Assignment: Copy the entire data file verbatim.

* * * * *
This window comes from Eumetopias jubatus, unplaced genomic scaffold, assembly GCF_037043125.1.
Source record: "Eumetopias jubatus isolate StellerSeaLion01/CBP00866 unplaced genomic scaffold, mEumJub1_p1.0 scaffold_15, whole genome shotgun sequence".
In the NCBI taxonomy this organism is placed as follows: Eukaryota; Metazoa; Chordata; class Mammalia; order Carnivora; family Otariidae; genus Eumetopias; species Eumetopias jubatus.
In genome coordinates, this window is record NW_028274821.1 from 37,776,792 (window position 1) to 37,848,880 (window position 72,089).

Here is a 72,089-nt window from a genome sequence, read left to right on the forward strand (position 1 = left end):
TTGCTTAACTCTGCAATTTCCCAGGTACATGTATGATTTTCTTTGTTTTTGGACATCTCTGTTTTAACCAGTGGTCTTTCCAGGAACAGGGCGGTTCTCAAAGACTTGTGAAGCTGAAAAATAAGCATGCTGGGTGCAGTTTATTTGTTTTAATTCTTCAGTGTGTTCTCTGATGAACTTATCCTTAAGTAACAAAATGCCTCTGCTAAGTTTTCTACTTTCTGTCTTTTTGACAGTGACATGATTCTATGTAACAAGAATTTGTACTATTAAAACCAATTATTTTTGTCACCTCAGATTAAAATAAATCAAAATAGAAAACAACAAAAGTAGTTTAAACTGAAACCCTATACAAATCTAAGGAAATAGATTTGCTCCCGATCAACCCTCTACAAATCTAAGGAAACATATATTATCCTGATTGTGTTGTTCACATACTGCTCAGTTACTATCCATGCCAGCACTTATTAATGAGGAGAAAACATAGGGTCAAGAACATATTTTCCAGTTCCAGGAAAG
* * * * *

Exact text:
This window comes from Eumetopias jubatus, unplaced genomic scaffold, assembly GCF_037043125.1.
Source record: "Eumetopias jubatus isolate StellerSeaLion01/CBP00866 unplaced genomic scaffold, mEumJub1_p1.0 scaffold_15, whole genome shotgun sequence".
In the NCBI taxonomy this organism is placed as follows: Eukaryota; Metazoa; Chordata; class Mammalia; order Carnivora; family Otariidae; genus Eumetopias; species Eumetopias jubatus.
In genome coordinates, this window is record NW_028274821.1 from 37,776,792 (window position 1) to 37,848,880 (window position 72,089).

Here is a 72,089-nt window from a genome sequence, read left to right on the forward strand (position 1 = left end):
TTGCTTAACTCTGCAATTTCCCAGGTACATGTATGATTTTCTTTGTTTTTGGACATCTCTGTTTTAACCAGTGGTCTTTCCAGGAACAGGGCGGTTCTCAAAGACTTGTGAAGCTGAAAAATAAGCATGCTGGGTGCAGTTTATTTGTTTTAATTCTTCAGTGTGTTCTCTGATGAACTTATCCTTAAGTAACAAAATGCCTCTGCTAAGTTTTCTACTTTCTGTCTTTTTGACAGTGACATGATTCTATGTAACAAGAATTTGTACTATTAAAACCAATTATTTTTGTCACCTCAGATTAAAATAAATCAAAATAGAAAACAACAAAAGTAGTTTAAACTGAAACCCTATACAAATCTAAGGAAATAGATTTGCTCCCGATCAACCCTCTACAAATCTAAGGAAACATATATTATCCTGATTGTGTTGTTCACATACTGCTCAGTTACTATCCATGCCAGCACTTATTAATGAGGAGAAAACATAGGGTCAAGAACATATTTTCCAGTTCCAGGAAAG